Handling an ERP transformation: A Roadmap to success
Is your business suffering from low productivity? Poor processes and a lack of suitable technology may be huge contributing factors that, in turn, cause your company to deal with low-performance indicators.
An antiquated legacy application may not provide the visibility you need. If you're refusing to switch to a sustainable ERP system, then that is likely a part of your problem. Many companies have an attitude of "if it's not broke, don't fix it," but that mentality will only hold your company back from success.
76% of managers agree that companies need to radically reengineer the experiences, bringing people and technology together in a more human-centric way. (Accenture)
The hallmark of any thriving business is to assess its current state and have a better plan to grow profits and optimally operate. The conservative approach of not revamping your existing business applications and moving to a newer ERP system may be holding your company back from its true growth potential. You need to reassess your legacy processes based on different attributes, such as:
- Employee engagement
- Overall cost savings
- Operational efficiency
- Process management
- People management
- Overall performance
We will touch upon these points in a later article. For this article, let’s look at different aspects that will help handle your ERP conversion in a better way.
What are some preparatory steps for an ERP implementation?
Creating a budget for the ERP implementation - It’s essential to know your budget before you spend. Knowing what features you need and the spending associated with them, helps you choose the right solution for your company.
Identification of the right ERP system - Budgeting is one thing. Identifying an ERP system that fulfills your company's short-term and long-term goals is another. There is always a delicate balance between price and growth prospects on a technology platform. That is where the ROI calculation comes in handy. You can be more aware of the spending involved with the right tools, even if it means more short-term investments that yield long-term gains. To understand the right ERP system, make a matrix of competing systems with different attributes, such as increased productivity, higher visibility, streamlined operations, etc.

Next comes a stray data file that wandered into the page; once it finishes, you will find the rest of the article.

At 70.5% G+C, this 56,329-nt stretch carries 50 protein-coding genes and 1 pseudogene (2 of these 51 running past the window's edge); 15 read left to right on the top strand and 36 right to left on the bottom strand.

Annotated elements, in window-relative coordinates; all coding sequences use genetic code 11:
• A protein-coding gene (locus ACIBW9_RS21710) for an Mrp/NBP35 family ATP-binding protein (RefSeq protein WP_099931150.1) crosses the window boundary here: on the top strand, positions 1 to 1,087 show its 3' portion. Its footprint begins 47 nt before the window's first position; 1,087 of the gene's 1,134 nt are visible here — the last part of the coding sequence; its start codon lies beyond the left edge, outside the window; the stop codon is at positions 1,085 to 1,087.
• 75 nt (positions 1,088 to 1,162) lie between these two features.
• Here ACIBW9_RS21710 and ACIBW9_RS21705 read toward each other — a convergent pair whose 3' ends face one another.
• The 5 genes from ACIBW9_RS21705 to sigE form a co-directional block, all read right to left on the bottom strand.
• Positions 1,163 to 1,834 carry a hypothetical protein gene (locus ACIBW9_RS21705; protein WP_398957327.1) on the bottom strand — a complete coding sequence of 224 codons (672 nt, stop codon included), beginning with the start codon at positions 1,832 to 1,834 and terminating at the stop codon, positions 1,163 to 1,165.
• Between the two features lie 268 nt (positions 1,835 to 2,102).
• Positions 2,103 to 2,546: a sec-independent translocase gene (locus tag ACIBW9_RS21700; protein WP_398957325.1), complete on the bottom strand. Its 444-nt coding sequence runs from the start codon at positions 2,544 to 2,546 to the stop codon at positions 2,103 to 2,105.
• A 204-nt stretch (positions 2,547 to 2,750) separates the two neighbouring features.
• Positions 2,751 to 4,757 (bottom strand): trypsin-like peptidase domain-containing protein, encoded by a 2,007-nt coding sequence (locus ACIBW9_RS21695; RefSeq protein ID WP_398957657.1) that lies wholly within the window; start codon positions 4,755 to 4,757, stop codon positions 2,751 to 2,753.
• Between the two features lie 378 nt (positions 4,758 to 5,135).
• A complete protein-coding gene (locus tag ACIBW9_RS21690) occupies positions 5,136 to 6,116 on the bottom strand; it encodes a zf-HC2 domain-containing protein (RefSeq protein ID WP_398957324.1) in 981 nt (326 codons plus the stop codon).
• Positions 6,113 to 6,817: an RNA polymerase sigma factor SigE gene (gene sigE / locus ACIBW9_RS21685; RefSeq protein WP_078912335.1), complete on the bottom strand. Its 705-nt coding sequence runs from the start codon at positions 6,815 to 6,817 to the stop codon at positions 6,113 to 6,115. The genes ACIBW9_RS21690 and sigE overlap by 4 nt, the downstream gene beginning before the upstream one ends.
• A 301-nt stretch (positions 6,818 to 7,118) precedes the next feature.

Identification of a systems specialist with ERP transformation expertise - Shop for systems integrators, who have done this many times and know the pitfalls and methods of handling an ERP transformation. Try not to do the transformation yourself unless you have a team that has always done ERP transformations as a living. To use an analogy, you let a qualified builder build your house unless you have a lot of time and money to spend on making mistakes trying to do it yourself.
Choosing an internal champion to spearhead the transformation - If you want the ERP deployment to go well, you need an internal champion, who will be part of the transformation. The role of an internal champion is to understand the future state, make those necessary negotiations with the users on the solution, and be part of the process from start to finish. This individual then takes over the management of the application moving forward.
The right superuser group - The superuser group contributes toward requirements, design, and user acceptance testing. The right people know their respective functions well enough to participate in the required gathering and design. They also will be those who use the system as it is being built and once the final solution is ready for testing.
Some key elements involved in building an ERP system
The project team